(b) the information and reports concerning Conventions and Recommendations communicated by Members in accordance with article 19 of the Constitution, except for information requested under paragraph (5)(e) of that article where the Governing Body has decided upon a different procedure for its consideration;
(c) Proposed amendment to article 12 of the Standing Orders of the Conference
15. The Follow-up approved by the Conference provides in respect of the discussion of the global report that it --
will be submitted to the Conference for tripartite discussion as a report of the Director-General. The Conference may deal with this report separately from reports under article 12 of its Standing Orders, and may discuss it during a sitting devoted entirely to this report, or in any other appropriate way.(3)
16. Of the three options discussed by the Governing Body at its 273rd Session (November 1998), namely discussion as part of the Director-General's Report to the Conference under article 12 of its Standing Orders, discussion as a separate part of the Director-General's Report, or discussion in a committee of restricted membership, the vast majority favoured the second option consisting of discussion during a Conference plenary sitting devoted to the global report.
17. Under the Standing Orders of the Conference (article 12, paragraph 3), participation in the discussion of the Reports of the Chairperson of the Governing Body and the Director-General is limited to the delegates and ministers of member States, who may take the floor only once, and a time-limit applies to speeches.(4)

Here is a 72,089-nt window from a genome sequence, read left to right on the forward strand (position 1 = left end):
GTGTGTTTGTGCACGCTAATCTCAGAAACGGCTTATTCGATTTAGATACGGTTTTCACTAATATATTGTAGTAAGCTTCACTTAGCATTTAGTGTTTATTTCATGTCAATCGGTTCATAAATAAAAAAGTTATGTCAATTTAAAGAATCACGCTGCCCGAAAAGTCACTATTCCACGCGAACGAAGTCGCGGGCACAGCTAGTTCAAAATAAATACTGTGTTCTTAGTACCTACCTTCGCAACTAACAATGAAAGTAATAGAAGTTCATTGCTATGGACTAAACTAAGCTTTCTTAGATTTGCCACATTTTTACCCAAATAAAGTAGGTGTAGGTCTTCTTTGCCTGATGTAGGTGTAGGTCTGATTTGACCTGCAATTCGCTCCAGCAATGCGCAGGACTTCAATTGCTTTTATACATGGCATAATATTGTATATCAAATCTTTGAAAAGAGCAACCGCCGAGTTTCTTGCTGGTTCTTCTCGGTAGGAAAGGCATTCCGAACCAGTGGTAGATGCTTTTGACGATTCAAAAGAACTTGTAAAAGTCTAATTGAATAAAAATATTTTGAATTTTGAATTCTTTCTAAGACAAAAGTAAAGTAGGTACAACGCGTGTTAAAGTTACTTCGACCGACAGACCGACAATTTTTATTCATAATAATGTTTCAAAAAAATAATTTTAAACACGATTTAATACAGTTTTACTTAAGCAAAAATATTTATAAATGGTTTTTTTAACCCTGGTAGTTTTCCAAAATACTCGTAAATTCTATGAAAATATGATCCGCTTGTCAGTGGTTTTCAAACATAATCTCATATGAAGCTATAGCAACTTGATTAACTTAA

18. To give effect to the solution chosen by the Governing Body, there are two possibilities:
19. Since according to the Declaration, the global report is to be a regular item for consideration by the Conference, it would seem advisable, for reasons of simplicity, to opt for the first solution. This could consist in the addition of a new paragraph to article 12 of the Conference Standing Orders to the effect that its paragraph 3, concerning the right to speak and on the time-limit for speeches, would not apply. In order to leave a certain degree of flexibility as to the way in which constituents may wish the discussion of the global report to evolve, the draft amendment could be worded in the following terms:
4. Paragraph 3 shall not apply to the discussion of special reports prepared by the Director-General for a separate discussion in accordance with a decision of the Conference. The Selection Committee shall fix the times of this discussion and the manner in which it shall be conducted.
20. The Committee may accordingly wish to propose to the Governing Body that it recommend that the International Labour Conference, at its 87th Session (June 1999), amend article 12 of its Standing Orders by adding a new paragraph 4 worded as in the paragraph 19 above.
Geneva, 17 February 1999.
Points for decision:
1. For further details, see GB.258/6/19, Appendix I.
2. Italics indicate the words that it is proposed to add.
3. Annex, section III.B.2.
4. For further details of the rules governing the time-limit for speeches, see GB.274/LILS/2.